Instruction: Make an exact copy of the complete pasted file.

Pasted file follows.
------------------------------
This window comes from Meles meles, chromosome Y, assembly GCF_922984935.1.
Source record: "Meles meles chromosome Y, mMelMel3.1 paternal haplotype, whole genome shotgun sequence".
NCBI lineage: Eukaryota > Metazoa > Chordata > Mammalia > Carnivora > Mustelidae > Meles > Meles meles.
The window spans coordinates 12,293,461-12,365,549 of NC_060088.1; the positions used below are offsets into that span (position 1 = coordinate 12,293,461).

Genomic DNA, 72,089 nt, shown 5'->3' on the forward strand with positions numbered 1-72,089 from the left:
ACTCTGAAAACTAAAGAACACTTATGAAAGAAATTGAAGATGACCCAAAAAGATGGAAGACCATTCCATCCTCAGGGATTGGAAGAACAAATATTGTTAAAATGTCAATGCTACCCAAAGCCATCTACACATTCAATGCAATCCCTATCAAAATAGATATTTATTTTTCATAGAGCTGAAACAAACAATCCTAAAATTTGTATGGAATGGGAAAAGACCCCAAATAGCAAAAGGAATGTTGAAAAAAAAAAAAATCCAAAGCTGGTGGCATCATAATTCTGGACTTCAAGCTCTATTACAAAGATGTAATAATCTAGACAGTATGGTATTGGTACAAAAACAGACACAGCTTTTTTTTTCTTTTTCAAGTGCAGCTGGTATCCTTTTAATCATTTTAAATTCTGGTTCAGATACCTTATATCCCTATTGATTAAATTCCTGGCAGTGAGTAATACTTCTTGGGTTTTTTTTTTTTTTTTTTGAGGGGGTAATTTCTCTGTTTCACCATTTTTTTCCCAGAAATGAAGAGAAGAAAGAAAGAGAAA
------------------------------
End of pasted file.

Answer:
This window comes from Meles meles, chromosome Y, assembly GCF_922984935.1.
Source record: "Meles meles chromosome Y, mMelMel3.1 paternal haplotype, whole genome shotgun sequence".
NCBI lineage: Eukaryota > Metazoa > Chordata > Mammalia > Carnivora > Mustelidae > Meles > Meles meles.
The window spans coordinates 12,293,461-12,365,549 of NC_060088.1; the positions used below are offsets into that span (position 1 = coordinate 12,293,461).

Genomic DNA, 72,089 nt, shown 5'->3' on the forward strand with positions numbered 1-72,089 from the left:
ACTCTGAAAACTAAAGAACACTTATGAAAGAAATTGAAGATGACCCAAAAAGATGGAAGACCATTCCATCCTCAGGGATTGGAAGAACAAATATTGTTAAAATGTCAATGCTACCCAAAGCCATCTACACATTCAATGCAATCCCTATCAAAATAGATATTTATTTTTCATAGAGCTGAAACAAACAATCCTAAAATTTGTATGGAATGGGAAAAGACCCCAAATAGCAAAAGGAATGTTGAAAAAAAAAAAAATCCAAAGCTGGTGGCATCATAATTCTGGACTTCAAGCTCTATTACAAAGATGTAATAATCTAGACAGTATGGTATTGGTACAAAAACAGACACAGCTTTTTTTTTCTTTTTCAAGTGCAGCTGGTATCCTTTTAATCATTTTAAATTCTGGTTCAGATACCTTATATCCCTATTGATTAAATTCCTGGCAGTGAGTAATACTTCTTGGGTTTTTTTTTTTTTTTTTTGAGGGGGTAATTTCTCTGTTTCACCATTTTTTTCCCAGAAATGAAGAGAAGAAAGAAAGAGAAA